A former professional hockey player who grew up in Smithers who had a terrible experience battling COVID, says people in B.C. need to take the virus more seriously.
“To be at home, still dealing with this and reading people posting about percentages of people who haven’t gotten it, or that “99…. %” of people are completely healthy after it, feels like a bit of a slap in the face to those that are trying to recover, those that are in the midst and scared shitless of how it may affect them or the ones they love that are in quarantine waiting to find out if you did in fact get them sick,” Haleigh Callison wrote in a recent Facebook post that is being shared widely.
Callison, who is 36, says she was in good health when she caught the virus.
“Many people in Smithers will remember [her] as an elite hockey prospect who went on to play at the university level while studying human kinetics at the University of British Columbia (UBC),” the Interior News reports. “From there, she would go on to play professionally for seven seasons, first in Vancouver; then Berlin, Germany; and finally in the prestigious Canadian Women’s Hockey League as a member of the Toronto Furies.”
In her Facebook post, Callison described the “terrifying” experience of receiving a text from Public Health saying she had tested positive. From there, she “was extremely sick for 8 days and very sick for 2 weeks.” During that period, she recalls, “I was throwing up, constantly nauseous, body aches and pains like NOTHING I have ever felt before, diarrhea, headaches, loss of appetite, scary/bad thoughts/dreams, trouble sleeping, slept with ice packs for 2 or 3 nights to try to ease pain and messed up temperature.”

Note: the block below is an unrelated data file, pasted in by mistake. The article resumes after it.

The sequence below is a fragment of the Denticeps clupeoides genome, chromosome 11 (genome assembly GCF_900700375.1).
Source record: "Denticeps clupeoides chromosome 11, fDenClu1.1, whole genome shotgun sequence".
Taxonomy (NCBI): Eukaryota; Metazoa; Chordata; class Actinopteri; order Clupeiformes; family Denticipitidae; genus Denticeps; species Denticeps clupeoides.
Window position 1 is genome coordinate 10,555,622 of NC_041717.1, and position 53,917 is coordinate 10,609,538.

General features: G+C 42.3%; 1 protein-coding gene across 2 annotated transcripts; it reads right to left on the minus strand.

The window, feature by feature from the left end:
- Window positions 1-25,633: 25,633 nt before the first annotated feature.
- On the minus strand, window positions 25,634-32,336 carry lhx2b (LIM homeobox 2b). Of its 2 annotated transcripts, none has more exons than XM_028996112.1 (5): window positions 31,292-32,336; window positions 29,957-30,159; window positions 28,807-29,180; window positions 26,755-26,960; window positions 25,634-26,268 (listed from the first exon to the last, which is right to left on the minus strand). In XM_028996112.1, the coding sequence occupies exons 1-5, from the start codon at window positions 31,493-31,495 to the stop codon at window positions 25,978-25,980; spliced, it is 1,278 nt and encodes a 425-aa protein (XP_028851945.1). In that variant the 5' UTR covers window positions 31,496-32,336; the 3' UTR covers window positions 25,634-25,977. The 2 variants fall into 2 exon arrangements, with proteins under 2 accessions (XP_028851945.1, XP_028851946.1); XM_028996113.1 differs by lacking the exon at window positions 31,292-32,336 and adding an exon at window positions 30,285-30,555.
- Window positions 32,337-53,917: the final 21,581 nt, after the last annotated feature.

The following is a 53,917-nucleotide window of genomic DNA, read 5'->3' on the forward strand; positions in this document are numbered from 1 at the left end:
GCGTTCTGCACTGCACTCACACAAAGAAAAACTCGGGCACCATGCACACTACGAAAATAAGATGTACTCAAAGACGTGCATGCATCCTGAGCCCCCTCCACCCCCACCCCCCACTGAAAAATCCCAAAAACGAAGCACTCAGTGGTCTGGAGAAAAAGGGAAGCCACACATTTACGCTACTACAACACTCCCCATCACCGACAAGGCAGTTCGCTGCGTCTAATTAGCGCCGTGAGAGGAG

The former elite athlete lost 10 pounds in just over a week. “I would get up to brush my teeth or heat up soup that somebody kindly delivered for me and I would then be honestly exhausted and would have to sit/lay down for half hour to an hour to start to feel semi ok again,” she said.
Even now that she’s in recovery, she says her appetite isn’t normal. She sleeps 12 to 15 hours a day. Walks exhaust her and breathing is sometimes difficult. Despite this, Callison says she’s one of the lucky ones. She had a large and supportive network of friends and family to help her.
“I know some of my family and friends would not get through this – whether their age, health, immunocompromised or other challenges I may or may not know about,” she said.
Callison says people should think long and hard before they post online saying coronavirus isn’t that big of a deal. “Take 2 mins to sit and think, if my parent, my best friend, my grandparent was in hospital not knowing how they will recover/if they will recover – or your partner was laying on the bathroom floor in pain and vomiting, would you still post what you are about to say?”